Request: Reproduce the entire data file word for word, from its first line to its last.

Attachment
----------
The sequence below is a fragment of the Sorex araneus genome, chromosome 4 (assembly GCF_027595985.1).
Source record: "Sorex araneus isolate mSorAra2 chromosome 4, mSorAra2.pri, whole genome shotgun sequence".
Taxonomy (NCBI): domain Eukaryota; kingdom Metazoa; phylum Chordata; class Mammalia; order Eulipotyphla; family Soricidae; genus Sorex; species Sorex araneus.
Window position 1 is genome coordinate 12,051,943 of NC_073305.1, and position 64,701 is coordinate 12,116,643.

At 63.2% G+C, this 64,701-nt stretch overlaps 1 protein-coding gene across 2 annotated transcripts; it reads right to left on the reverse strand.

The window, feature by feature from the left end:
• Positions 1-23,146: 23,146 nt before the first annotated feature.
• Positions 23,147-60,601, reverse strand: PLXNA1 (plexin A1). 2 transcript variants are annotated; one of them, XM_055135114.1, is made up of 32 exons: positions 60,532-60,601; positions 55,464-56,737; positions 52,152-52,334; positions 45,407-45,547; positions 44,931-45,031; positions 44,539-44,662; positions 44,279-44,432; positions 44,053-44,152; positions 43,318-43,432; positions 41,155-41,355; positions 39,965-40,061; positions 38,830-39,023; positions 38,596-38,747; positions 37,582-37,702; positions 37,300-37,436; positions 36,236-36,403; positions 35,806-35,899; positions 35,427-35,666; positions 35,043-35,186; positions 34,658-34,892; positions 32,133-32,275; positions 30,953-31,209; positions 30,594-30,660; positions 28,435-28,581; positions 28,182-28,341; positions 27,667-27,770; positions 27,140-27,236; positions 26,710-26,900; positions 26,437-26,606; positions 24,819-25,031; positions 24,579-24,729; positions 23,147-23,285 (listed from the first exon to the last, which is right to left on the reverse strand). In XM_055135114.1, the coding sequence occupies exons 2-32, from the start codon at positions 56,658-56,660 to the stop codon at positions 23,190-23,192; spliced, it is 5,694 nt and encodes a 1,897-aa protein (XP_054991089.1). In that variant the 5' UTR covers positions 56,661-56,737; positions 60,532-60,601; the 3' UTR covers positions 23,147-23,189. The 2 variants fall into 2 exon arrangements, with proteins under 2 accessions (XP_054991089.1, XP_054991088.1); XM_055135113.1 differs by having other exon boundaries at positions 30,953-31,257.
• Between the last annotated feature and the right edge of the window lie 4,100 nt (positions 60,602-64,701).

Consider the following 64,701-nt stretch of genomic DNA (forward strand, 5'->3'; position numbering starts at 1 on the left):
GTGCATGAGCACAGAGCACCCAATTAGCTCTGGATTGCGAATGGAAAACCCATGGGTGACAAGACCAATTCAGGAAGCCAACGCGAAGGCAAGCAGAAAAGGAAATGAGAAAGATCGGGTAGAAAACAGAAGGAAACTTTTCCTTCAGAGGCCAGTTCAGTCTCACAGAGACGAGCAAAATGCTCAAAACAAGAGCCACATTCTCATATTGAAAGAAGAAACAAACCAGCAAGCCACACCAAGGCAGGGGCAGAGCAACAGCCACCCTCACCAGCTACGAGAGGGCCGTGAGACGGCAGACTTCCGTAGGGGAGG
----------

The sequence below is a fragment of the Sorex araneus genome, chromosome 4 (assembly GCF_027595985.1).
Source record: "Sorex araneus isolate mSorAra2 chromosome 4, mSorAra2.pri, whole genome shotgun sequence".
Taxonomy (NCBI): domain Eukaryota; kingdom Metazoa; phylum Chordata; class Mammalia; order Eulipotyphla; family Soricidae; genus Sorex; species Sorex araneus.
Window position 1 is genome coordinate 12,051,943 of NC_073305.1, and position 64,701 is coordinate 12,116,643.

At 63.2% G+C, this 64,701-nt stretch overlaps 1 protein-coding gene across 2 annotated transcripts; it reads right to left on the reverse strand.

The window, feature by feature from the left end:
• Positions 1-23,146: 23,146 nt before the first annotated feature.
• Positions 23,147-60,601, reverse strand: PLXNA1 (plexin A1). 2 transcript variants are annotated; one of them, XM_055135114.1, is made up of 32 exons: positions 60,532-60,601; positions 55,464-56,737; positions 52,152-52,334; positions 45,407-45,547; positions 44,931-45,031; positions 44,539-44,662; positions 44,279-44,432; positions 44,053-44,152; positions 43,318-43,432; positions 41,155-41,355; positions 39,965-40,061; positions 38,830-39,023; positions 38,596-38,747; positions 37,582-37,702; positions 37,300-37,436; positions 36,236-36,403; positions 35,806-35,899; positions 35,427-35,666; positions 35,043-35,186; positions 34,658-34,892; positions 32,133-32,275; positions 30,953-31,209; positions 30,594-30,660; positions 28,435-28,581; positions 28,182-28,341; positions 27,667-27,770; positions 27,140-27,236; positions 26,710-26,900; positions 26,437-26,606; positions 24,819-25,031; positions 24,579-24,729; positions 23,147-23,285 (listed from the first exon to the last, which is right to left on the reverse strand). In XM_055135114.1, the coding sequence occupies exons 2-32, from the start codon at positions 56,658-56,660 to the stop codon at positions 23,190-23,192; spliced, it is 5,694 nt and encodes a 1,897-aa protein (XP_054991089.1). In that variant the 5' UTR covers positions 56,661-56,737; positions 60,532-60,601; the 3' UTR covers positions 23,147-23,189. The 2 variants fall into 2 exon arrangements, with proteins under 2 accessions (XP_054991089.1, XP_054991088.1); XM_055135113.1 differs by having other exon boundaries at positions 30,953-31,257.
• Between the last annotated feature and the right edge of the window lie 4,100 nt (positions 60,602-64,701).

Consider the following 64,701-nt stretch of genomic DNA (forward strand, 5'->3'; position numbering starts at 1 on the left):
GTGCATGAGCACAGAGCACCCAATTAGCTCTGGATTGCGAATGGAAAACCCATGGGTGACAAGACCAATTCAGGAAGCCAACGCGAAGGCAAGCAGAAAAGGAAATGAGAAAGATCGGGTAGAAAACAGAAGGAAACTTTTCCTTCAGAGGCCAGTTCAGTCTCACAGAGACGAGCAAAATGCTCAAAACAAGAGCCACATTCTCATATTGAAAGAAGAAACAAACCAGCAAGCCACACCAAGGCAGGGGCAGAGCAACAGCCACCCTCACCAGCTACGAGAGGGCCGTGAGACGGCAGACTTCCGTAGGGGAGG